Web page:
I am currently trying out the process of test-driven development on a hobby project and while I do understand the concept (write your unit test first, watch it fail, make it work, refactor your code) I still have some questions.
The project I am working on is a MUD-client in Python. Right now I am busy with implementing the telnet protocol. (I know there is already a telnetlib in Python or an implementation in Twisted, but that's not the point)
Right now I have a class TelnetHandler that implements the Telnet protocol (or at least parts of it) and various unit tests for it. Since they're rather large they are on pastebin: TelnetHandler and the unit tests
My issues now are the following:
- A lot of tests depend on each other: for instance if the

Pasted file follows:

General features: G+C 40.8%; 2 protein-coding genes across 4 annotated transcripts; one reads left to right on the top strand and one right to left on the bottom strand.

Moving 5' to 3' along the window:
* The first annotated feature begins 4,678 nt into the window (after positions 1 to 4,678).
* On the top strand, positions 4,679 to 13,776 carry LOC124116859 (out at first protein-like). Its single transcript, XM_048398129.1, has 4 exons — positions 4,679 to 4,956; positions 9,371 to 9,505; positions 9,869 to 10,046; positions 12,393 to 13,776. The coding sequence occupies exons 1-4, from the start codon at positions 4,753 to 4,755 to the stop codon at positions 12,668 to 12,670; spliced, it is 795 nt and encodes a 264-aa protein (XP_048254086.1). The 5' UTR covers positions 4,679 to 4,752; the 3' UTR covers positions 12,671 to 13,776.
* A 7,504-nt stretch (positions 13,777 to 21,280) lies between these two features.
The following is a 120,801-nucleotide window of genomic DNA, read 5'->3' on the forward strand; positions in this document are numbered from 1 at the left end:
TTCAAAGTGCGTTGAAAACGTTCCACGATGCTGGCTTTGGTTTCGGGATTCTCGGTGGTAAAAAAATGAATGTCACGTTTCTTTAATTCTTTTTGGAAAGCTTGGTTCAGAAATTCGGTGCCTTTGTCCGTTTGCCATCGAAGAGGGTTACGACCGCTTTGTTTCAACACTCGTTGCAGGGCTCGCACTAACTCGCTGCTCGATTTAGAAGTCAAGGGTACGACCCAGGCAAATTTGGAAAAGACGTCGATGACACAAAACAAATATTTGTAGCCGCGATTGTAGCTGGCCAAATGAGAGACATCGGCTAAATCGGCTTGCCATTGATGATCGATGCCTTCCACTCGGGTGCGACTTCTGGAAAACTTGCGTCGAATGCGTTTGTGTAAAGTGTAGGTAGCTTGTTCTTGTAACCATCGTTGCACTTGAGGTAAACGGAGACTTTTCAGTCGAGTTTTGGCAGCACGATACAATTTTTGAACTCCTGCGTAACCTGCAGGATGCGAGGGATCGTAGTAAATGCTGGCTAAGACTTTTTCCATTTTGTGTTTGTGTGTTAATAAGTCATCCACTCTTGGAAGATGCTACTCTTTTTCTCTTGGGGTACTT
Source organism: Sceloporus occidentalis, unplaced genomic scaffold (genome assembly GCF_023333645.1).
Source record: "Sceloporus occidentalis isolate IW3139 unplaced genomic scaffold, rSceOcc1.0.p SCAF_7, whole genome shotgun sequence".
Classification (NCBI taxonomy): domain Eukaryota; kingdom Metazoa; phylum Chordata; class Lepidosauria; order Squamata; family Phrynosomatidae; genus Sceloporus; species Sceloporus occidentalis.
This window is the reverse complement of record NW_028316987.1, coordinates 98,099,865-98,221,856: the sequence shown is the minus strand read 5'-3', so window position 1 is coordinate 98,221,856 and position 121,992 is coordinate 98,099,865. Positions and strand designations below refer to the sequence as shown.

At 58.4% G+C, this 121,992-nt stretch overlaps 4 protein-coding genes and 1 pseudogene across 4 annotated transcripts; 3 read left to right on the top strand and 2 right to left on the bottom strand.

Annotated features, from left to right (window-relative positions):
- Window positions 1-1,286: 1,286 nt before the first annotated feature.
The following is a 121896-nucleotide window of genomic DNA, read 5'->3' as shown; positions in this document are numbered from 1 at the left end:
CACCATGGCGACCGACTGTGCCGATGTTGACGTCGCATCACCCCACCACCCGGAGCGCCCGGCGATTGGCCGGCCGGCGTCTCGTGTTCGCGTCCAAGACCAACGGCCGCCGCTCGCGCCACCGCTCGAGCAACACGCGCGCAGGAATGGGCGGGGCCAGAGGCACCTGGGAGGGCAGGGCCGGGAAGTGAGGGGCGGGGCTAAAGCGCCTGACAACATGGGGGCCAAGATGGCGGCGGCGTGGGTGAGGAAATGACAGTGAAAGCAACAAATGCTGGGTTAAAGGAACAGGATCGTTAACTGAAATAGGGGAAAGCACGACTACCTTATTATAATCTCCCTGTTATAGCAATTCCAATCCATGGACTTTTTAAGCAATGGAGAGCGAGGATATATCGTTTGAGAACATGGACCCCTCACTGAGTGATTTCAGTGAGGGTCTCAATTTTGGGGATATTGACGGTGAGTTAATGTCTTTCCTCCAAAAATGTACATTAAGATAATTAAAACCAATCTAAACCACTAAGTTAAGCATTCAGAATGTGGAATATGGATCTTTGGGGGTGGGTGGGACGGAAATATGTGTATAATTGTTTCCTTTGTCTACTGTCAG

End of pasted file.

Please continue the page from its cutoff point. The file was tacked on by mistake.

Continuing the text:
test_handle_readtests fails then a lot of other tests will fail too.
- In the
TelnetOptionsTestsI add methods that my class is supposed to call to just check if they were called (the various
local_option_enabledmethods). Now, I don't have those methods in my class. Should I add unit tests just to check their presence?
- When I started writing my test I changed the
handle_readmethod to also parse telnet commands. Afterwards, once I had my tests done I split the
_handle_dont, etc... But I don't have unit tests for those as they're being tested in the original
handle_read. Is this the proper way, or is it good practice to write unit tests also when you split a method in different methods?
Basically, what I am asking is various hints and pointers that can help me improve my unit testing skills.